Essentially the idea was conceived by me and my researcher/ screenwriter Rupleena Bose, who is also an English Professor with a gamut of experiences and stories related to English as the language of aspiration. As the journey from idea to narrative started and the research continued, we realized that with the stories and characters that we have, English India has to be more than one film. Only then could we do justice to the subject. In the larger canvas of the film and the story, which will unfold over three parts, the story of English and its politics in India, politics which are changing even as we speak.
Actually the first shoot was years ago in 2010 in Ramjas College in New Delhi. I haven’t used that section here, as the education system and learning will be the story of the next part (when it is made). I start the story here with Calcutta and my school. The cinematic canvas is large and there are many more characters to meet. The story of English requires a large canvas and this is first part that is more like an introduction.

Tour guides in India are usually the ones who speak in an English of their own kind. What was the motivation of telling the story through them?
The tour guide, Imran being the person who voices the thought of how English is a necessity yet it is something that he was curious about as if it were an alien object is very interesting. His story had to be told.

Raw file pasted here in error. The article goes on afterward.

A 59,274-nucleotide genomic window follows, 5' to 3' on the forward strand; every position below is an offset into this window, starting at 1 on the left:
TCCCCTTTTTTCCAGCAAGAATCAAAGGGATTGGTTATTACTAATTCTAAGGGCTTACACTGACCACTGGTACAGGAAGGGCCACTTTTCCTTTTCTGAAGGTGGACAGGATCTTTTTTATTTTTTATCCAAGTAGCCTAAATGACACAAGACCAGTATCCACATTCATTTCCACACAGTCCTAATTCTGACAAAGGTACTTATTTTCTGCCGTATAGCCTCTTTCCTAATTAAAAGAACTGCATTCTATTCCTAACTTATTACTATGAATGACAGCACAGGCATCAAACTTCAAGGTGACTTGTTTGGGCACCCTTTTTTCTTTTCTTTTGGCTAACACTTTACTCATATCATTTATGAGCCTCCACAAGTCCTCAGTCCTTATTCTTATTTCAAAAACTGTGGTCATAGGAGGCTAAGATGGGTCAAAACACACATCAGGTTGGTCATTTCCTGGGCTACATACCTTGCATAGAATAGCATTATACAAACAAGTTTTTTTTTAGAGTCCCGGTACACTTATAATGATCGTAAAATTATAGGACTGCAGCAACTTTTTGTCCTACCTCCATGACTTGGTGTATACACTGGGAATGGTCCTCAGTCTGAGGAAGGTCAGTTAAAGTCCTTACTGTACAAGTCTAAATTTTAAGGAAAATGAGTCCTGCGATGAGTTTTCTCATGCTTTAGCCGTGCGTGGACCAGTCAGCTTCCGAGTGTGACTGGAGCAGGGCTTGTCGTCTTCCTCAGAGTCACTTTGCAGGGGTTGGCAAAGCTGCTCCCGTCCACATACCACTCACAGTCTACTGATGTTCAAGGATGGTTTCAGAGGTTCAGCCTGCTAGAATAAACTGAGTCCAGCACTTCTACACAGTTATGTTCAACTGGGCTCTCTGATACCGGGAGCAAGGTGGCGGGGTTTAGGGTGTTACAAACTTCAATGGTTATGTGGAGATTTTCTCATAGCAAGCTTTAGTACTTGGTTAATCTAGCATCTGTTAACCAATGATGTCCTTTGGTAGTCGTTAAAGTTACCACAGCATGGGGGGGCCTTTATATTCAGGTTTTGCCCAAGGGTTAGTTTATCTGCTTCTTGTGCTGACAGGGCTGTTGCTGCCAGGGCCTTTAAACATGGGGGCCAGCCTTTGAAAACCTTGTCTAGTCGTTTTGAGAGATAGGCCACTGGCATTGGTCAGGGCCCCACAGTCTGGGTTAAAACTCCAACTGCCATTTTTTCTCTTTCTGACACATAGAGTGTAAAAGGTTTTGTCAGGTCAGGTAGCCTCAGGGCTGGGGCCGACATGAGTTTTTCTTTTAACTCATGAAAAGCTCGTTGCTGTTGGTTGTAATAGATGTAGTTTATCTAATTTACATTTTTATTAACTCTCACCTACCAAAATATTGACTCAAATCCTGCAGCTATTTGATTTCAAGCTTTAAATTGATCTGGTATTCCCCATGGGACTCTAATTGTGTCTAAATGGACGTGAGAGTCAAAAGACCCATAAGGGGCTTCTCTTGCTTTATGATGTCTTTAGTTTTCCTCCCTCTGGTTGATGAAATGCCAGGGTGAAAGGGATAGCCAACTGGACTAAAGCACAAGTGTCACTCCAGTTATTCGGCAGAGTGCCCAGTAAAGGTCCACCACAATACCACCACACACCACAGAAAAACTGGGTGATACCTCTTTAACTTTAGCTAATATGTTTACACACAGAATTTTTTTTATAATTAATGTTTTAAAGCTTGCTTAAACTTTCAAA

The linear story strand is the journey and conflicts surrounding English and the language we speak or aspire to speak in. English India is a film about people who use the language for their immediate livelihood, yet they are intimidated by the language. It is a film not about a particular community but about disparate characters bound by a language in a country of many many languages, tongues, dialect and so on. It is about us and our language that binds and separates us in this stunning multilingual nation.
The story will continue, the next two parts will get into language schools, individual stories of struggle, hope, neglect, discrimination, change and the contemporary debates over one language and so on.

What were the challenges you faced while telling this story?
I wanted to create a journey, a unique way of looking inside and a cinematic style to tell a story about language, a very challenging subject itself for the visual medium! I also wanted to find a visual or cinematic mode of representing language and its journey. My DOP is Mrinal Desai and the idea and the way to see it was something we had been talking about every now and then, while shooting my earlier films BEWARE DOGS and YOU DON’T BELONG. I like a subject, which no one has explored visually. The challenge is to make the film in 3 parts and telling a story that informs all our realities, a narrative which is intertwined going back and forth in history and present .